The effects of obesity on human reproduction
The World Health Organization (WHO) defines obesity as an excessive accumulation of fat in the organism. An individual is considered obese when the body mass index (BMI) is equal to or greater than 30 kg/m having a negative impact on the person´s health.
According to data from 2016 (WHO, 2016), 39% of all adults are overweight and 13% are obese. In fact, 41 million children under the age of 5 are already overweight, and obesity is now considered an epidemic.
The prevalence of obesity has tripled since 1975 causing more mortality in most countries of the world than malnutrition (WHO, 2016).
This condition increases the risk of suffering cardiovascular diseases, diabetes, musculoskeletal disorders and some cancers, among others.
In addition to being totally preventable, it will have a negative effect on fertility and, once pregnancy is reached, it will also have a negative impact on the newborn.
Effects of obesity on fertility
Infertility is three times higher in obese women (Rich-Edwards et al, 1994), and these women are also more likely to experience failure in the assisted reproduction treatments due to endocrine and metabolic abnormalities (Bellver et al, 2010).
In summary, obese women will have a higher risk of:
- Poor oocyte quality
- Decreased response to gonadotropins
- Reduced implementation rates
- Reduced gestation rates
- Increased abortion rates (both biochemical and clinical)
- Reduced live newborn rates
- Increased gestational complications
Obese men will also show reduced sperm quality, erectile dysfunction and hypogonadism due to endocrine alterations associated with their condition.
Effects of obesity on the descendants
Fetal programming refers to a variation in fetal genome expression induced by hormonal and nutritional changes in the mother that could lead to permanent effects on the physiological and structural functions of the newborn. (Delisle, 2012). Maternal nutrition refers to the nutritional status of the mother before and during pregnancy, being the first and most decisive case in relation to the possible impact on the fetus. (Delisle, 2012).
The genes determine the body size, the metabolic competition, and the functional capacity of organisms. However, these are also influenced by the environment, including the intrauterine environment (Jackson, 2000).
Many studies have shown that obesity before and during pregnancy will generate epigenetic modifications on the embryo's genome that could be responsible for an increased risk or predisposition in the offspring to a series of diseases such as:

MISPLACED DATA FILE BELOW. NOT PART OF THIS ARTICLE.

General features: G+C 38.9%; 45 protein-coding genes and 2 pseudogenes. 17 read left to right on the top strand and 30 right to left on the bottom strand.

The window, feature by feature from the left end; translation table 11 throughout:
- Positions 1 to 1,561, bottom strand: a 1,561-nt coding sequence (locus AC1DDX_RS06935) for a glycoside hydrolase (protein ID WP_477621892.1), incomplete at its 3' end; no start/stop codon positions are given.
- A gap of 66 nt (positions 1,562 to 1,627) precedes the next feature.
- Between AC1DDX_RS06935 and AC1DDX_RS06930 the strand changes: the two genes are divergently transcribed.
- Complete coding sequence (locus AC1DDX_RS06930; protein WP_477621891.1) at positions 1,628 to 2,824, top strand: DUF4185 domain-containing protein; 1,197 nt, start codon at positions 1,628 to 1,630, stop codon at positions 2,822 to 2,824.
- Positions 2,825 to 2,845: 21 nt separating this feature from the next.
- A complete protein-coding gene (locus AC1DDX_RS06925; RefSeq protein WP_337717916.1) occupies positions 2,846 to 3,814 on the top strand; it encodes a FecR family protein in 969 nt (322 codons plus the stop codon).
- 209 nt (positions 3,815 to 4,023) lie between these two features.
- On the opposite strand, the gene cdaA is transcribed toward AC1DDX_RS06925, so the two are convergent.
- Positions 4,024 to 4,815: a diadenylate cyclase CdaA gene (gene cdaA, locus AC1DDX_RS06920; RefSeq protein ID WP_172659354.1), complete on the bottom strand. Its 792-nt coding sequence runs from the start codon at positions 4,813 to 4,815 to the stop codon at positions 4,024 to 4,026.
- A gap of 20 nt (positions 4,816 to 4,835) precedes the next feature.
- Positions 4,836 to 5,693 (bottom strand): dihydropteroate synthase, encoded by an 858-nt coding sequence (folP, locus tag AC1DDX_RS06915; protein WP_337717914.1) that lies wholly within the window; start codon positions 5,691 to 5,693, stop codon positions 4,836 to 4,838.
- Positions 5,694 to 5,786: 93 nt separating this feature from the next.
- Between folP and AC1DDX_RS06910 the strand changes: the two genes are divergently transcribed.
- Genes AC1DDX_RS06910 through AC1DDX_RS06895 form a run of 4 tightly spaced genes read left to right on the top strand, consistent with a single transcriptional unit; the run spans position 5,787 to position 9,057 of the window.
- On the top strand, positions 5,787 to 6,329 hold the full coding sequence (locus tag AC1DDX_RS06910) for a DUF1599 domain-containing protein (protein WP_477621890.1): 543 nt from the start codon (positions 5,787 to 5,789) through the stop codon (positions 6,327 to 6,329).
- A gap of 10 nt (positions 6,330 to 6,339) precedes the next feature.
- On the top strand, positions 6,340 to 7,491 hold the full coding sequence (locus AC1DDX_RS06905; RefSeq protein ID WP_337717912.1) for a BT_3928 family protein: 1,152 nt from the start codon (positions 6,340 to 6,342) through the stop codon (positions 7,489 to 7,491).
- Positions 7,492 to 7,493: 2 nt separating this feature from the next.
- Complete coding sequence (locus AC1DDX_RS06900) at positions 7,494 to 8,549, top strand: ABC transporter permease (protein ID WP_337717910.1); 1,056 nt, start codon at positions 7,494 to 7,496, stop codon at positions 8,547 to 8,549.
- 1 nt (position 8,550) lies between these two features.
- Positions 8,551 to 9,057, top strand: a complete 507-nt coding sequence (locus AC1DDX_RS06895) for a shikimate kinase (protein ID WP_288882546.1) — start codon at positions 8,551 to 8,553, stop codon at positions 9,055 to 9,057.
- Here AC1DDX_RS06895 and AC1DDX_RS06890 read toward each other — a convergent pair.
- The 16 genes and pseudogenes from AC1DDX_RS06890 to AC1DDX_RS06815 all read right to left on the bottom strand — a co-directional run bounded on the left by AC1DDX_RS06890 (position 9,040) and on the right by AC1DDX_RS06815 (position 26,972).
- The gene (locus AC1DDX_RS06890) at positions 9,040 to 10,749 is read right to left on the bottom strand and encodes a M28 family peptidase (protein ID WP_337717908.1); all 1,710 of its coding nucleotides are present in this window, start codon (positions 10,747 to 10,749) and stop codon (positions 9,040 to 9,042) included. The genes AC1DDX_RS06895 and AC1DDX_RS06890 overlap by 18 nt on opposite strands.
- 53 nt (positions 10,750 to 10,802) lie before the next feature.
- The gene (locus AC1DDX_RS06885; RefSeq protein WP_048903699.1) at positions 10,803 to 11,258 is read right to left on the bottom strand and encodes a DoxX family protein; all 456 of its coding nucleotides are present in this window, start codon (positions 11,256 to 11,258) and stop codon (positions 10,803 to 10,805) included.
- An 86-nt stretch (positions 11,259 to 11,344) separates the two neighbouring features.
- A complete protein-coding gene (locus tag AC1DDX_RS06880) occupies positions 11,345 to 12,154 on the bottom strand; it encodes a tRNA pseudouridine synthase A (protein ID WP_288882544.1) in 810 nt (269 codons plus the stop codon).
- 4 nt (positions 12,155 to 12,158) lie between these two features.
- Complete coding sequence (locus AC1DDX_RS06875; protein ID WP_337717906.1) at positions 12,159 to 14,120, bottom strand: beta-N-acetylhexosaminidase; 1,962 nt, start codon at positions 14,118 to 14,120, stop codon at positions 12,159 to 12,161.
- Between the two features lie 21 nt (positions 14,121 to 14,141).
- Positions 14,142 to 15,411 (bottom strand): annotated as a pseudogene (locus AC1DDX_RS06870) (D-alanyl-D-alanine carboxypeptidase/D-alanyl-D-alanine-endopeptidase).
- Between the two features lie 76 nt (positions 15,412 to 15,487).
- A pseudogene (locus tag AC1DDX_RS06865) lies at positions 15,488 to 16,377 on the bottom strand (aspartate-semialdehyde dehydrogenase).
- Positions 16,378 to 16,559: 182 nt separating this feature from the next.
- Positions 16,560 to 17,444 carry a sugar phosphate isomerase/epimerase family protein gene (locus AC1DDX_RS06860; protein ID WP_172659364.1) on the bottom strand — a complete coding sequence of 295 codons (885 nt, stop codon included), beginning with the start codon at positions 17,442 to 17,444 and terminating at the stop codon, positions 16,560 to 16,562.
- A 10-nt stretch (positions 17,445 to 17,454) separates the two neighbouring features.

- Cardiovascular disease
- Type 2 Diabetes
- Metabolic síndrome
- Cognitive Problems
This phenomenon is called nutritional reprogramming, and it is becoming increasingly important. A project financed by European funds called "the Early Nutrition Programming Project" has even been created, with the objective of quantifying the effects of nutritional reprogramming on the above-mentioned pathologies.
What is our role in these cases?
Once the importance of obesity in human health and reproduction has been determined, it is essential that our patients receive appropriate advice. We must always insist on a healthy lifestyle not only during pregnancy, but when seeking it. The metabolic and nutritional status of the patient before becoming pregnant seems to have even more impact than this same status during pregnancy, thereby proving our role as reproductive specialists to be decisive. Ideally, patients should have a normal BMI.
How do we improve the reproductive health of our patients? Thanks to a lifestyle therapy based on a low-calorie diet, adapted physical exercise and psychological support.
Both medication and bariatric surgery should only be considered as a last resort.
In addition, we must know the appropriate stimulation protocols for these patients, as well as the associated pathologies, know how to treat them and to be able to manage any possible complications in assisted reproduction treatments and during pregnancy.
This is why, at IVI RMA, we insist on complete training to be able to customize each patient's treatments and successfully achieve our ultimate goal, a healthy live newborn.
Would you like to learn more about the role of obesity in Assisted Reproduction?
- Online course on Endocrine and Physiological Bases of Reproduction
- Advanced online course of Assisted Reproduction
- Official Master in Biotechnology of Assisted Human Reproduction
- Official Master in Biology and Technology applied to Assisted Human Reproduction
- Master's Degree on Theoretical Basis and Laboratory Procedure in Assisted Reproduction
- Personalized training
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